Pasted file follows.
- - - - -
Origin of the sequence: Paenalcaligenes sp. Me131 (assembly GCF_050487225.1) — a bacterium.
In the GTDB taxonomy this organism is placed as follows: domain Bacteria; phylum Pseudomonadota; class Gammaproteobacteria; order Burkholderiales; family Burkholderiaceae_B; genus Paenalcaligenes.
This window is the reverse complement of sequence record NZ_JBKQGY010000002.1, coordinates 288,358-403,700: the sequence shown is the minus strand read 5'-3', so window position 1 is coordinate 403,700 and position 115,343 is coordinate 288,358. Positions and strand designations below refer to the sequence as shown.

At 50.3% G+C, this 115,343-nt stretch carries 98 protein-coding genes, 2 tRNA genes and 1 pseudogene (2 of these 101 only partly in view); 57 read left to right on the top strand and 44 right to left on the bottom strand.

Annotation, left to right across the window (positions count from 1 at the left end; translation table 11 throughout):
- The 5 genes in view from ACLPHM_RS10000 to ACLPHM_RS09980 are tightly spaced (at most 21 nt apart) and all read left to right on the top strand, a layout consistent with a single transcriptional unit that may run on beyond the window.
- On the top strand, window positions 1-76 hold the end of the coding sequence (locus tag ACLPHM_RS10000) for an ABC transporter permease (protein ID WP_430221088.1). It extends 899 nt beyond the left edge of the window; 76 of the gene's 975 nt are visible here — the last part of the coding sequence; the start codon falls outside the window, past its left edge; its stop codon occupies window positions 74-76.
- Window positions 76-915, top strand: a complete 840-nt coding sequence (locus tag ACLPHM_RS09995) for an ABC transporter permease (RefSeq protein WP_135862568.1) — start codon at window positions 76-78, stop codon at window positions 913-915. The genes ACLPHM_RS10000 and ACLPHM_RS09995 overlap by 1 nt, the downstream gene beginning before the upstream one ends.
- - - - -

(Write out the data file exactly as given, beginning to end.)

Origin of the sequence: Paenalcaligenes sp. Me131 (assembly GCF_050487225.1) — a bacterium.
In the GTDB taxonomy this organism is placed as follows: domain Bacteria; phylum Pseudomonadota; class Gammaproteobacteria; order Burkholderiales; family Burkholderiaceae_B; genus Paenalcaligenes.
This window is the reverse complement of sequence record NZ_JBKQGY010000002.1, coordinates 288,358-403,700: the sequence shown is the minus strand read 5'-3', so window position 1 is coordinate 403,700 and position 115,343 is coordinate 288,358. Positions and strand designations below refer to the sequence as shown.

At 50.3% G+C, this 115,343-nt stretch carries 98 protein-coding genes, 2 tRNA genes and 1 pseudogene (2 of these 101 only partly in view); 57 read left to right on the top strand and 44 right to left on the bottom strand.

Annotation, left to right across the window (positions count from 1 at the left end; translation table 11 throughout):
- The 5 genes in view from ACLPHM_RS10000 to ACLPHM_RS09980 are tightly spaced (at most 21 nt apart) and all read left to right on the top strand, a layout consistent with a single transcriptional unit that may run on beyond the window.
- On the top strand, window positions 1-76 hold the end of the coding sequence (locus tag ACLPHM_RS10000) for an ABC transporter permease (protein ID WP_430221088.1). It extends 899 nt beyond the left edge of the window; 76 of the gene's 975 nt are visible here — the last part of the coding sequence; the start codon falls outside the window, past its left edge; its stop codon occupies window positions 74-76.
- Window positions 76-915, top strand: a complete 840-nt coding sequence (locus tag ACLPHM_RS09995) for an ABC transporter permease (RefSeq protein WP_135862568.1) — start codon at window positions 76-78, stop codon at window positions 913-915. The genes ACLPHM_RS10000 and ACLPHM_RS09995 overlap by 1 nt, the downstream gene beginning before the upstream one ends.